Kelly Clarkson: How I snubbed Simon Cowell and become a Grammy-winning superstar

Kelly Clarkson: How I snubbed Simon Cowell and become a Grammy-winning superstar

The first 'American Idol' winner on how she manages to remain her own woman – Jane Austen fascination and all
Tony Oursler on exploring our uneasy relationship with technology with his new show

You won't believe your eyes

Tony Oursler's new show explores our uneasy relationship with technology. He's one of a growing number of artists with that preoccupation
Ian Herbert: Peter Moores must go. He should never have been brought back to fail again

Moores must go. He should never have been brought back to fail again

The England coach leaves players to find solutions - which makes you wonder where he adds value, says Ian Herbert
War with Isis: Fears that the looming battle for Mosul will unleash 'a million refugees'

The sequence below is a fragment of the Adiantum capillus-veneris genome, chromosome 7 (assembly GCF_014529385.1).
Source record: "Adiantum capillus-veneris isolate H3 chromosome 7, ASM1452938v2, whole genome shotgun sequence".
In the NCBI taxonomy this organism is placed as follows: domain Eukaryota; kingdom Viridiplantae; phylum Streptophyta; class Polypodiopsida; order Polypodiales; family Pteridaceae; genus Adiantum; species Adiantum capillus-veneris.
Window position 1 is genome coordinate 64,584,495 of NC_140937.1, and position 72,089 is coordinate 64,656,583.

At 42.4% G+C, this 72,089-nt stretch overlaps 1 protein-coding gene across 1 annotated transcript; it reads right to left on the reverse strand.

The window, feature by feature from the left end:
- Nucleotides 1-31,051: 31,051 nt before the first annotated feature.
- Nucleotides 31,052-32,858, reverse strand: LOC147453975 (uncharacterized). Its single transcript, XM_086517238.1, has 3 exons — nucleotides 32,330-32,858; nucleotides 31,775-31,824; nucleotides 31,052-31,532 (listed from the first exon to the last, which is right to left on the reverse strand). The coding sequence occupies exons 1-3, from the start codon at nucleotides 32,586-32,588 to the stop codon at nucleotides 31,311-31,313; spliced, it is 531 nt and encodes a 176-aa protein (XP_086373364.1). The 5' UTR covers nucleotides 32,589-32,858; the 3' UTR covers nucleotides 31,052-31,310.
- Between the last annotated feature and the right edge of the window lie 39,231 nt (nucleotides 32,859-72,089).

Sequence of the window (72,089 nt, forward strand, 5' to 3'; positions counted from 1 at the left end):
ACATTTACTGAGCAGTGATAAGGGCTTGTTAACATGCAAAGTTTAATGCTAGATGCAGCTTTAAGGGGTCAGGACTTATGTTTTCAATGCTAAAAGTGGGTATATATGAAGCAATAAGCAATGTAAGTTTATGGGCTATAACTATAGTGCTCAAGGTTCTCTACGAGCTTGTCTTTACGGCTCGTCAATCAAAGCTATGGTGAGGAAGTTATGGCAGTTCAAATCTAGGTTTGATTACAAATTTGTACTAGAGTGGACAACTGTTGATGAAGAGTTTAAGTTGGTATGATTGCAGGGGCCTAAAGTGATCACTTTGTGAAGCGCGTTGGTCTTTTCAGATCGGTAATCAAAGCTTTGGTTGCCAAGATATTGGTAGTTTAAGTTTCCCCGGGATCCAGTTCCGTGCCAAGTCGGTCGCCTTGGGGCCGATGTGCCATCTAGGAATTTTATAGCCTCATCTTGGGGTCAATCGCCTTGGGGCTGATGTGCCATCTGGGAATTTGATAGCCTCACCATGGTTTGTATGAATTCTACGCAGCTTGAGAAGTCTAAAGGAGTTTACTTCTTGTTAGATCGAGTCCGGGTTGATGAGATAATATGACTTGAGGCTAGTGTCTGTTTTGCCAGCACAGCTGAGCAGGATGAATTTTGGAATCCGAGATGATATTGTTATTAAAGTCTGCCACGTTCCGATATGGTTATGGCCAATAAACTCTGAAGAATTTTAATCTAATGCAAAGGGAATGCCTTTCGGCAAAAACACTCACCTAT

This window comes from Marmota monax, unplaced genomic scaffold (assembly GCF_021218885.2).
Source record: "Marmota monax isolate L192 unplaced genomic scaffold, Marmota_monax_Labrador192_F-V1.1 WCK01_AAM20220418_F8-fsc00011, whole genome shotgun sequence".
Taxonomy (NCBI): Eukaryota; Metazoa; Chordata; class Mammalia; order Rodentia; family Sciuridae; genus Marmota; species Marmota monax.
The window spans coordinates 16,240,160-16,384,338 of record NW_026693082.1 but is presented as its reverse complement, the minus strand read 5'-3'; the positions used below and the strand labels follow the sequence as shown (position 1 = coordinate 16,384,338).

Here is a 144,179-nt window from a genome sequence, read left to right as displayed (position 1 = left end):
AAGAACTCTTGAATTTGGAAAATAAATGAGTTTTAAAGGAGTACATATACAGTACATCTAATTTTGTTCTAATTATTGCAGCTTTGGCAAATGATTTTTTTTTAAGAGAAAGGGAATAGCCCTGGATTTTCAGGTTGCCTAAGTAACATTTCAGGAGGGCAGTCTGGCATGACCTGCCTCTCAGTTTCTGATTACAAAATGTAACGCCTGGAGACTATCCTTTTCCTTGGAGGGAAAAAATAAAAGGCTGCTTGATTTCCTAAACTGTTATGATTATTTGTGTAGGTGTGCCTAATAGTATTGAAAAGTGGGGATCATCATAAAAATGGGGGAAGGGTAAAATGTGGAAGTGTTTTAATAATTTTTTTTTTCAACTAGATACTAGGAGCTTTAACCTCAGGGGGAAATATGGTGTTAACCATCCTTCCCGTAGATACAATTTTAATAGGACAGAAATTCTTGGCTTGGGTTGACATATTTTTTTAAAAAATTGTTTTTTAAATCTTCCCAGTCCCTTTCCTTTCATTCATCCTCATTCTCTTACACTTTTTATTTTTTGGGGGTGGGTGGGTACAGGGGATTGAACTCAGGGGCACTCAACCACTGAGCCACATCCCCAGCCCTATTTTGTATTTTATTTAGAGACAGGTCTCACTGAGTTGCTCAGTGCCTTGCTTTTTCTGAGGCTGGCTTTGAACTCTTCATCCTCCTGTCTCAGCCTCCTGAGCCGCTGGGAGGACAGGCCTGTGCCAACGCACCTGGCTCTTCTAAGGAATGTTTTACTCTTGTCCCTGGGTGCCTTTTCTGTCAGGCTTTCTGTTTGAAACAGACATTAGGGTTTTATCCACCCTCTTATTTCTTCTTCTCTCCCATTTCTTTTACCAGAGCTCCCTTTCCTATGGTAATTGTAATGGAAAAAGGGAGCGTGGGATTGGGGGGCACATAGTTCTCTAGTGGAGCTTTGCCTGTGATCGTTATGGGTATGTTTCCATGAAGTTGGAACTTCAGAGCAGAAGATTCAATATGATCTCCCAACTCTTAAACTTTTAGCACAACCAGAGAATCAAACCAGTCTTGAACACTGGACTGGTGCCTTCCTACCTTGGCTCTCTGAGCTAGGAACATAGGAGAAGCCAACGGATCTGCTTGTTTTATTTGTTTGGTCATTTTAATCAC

The battle for Mosul will unleash 'a million refugees'

Aid agencies prepare for vast exodus following planned Iraqi offensive against the Isis-held city, reports Patrick Cockburn
Yvette Cooper: We can't lose the election. There's too much on the line

Yvette Cooper: We can't lose the election. There's too much on the line

The shadow Home Secretary on fighting radical Islam, protecting children, and why anyone in Labour who's thinking beyond May must 'sort themselves out'
A bad week for the Greens: Leader Natalie Bennett's 'car crash' radio interview is followed by Brighton council's failure to set a budget due to infighting

It's not easy being Green

After a bad week in which its leader had a public meltdown and its only city council couldn't agree on a budget vote, what next for the alternative party? It's over to Caroline Lucas to find out
Gorillas nearly missed: BBC producers didn't want to broadcast Sir David Attenborough's famed Rwandan encounter

Gorillas nearly missed

BBC producers didn't want to broadcast Sir David Attenborough's famed Rwandan encounter
Downton Abbey effect sees impoverished Italian nobles inspired to open their doors to paying guests for up to €650 a night

The Downton Abbey effect

Impoverished Italian nobles are opening their doors to paying guests, inspired by the TV drama
China's wild panda numbers have increased by 17% since 2003, new census reveals

China's wild panda numbers on the up

New census reveals 17% since 2003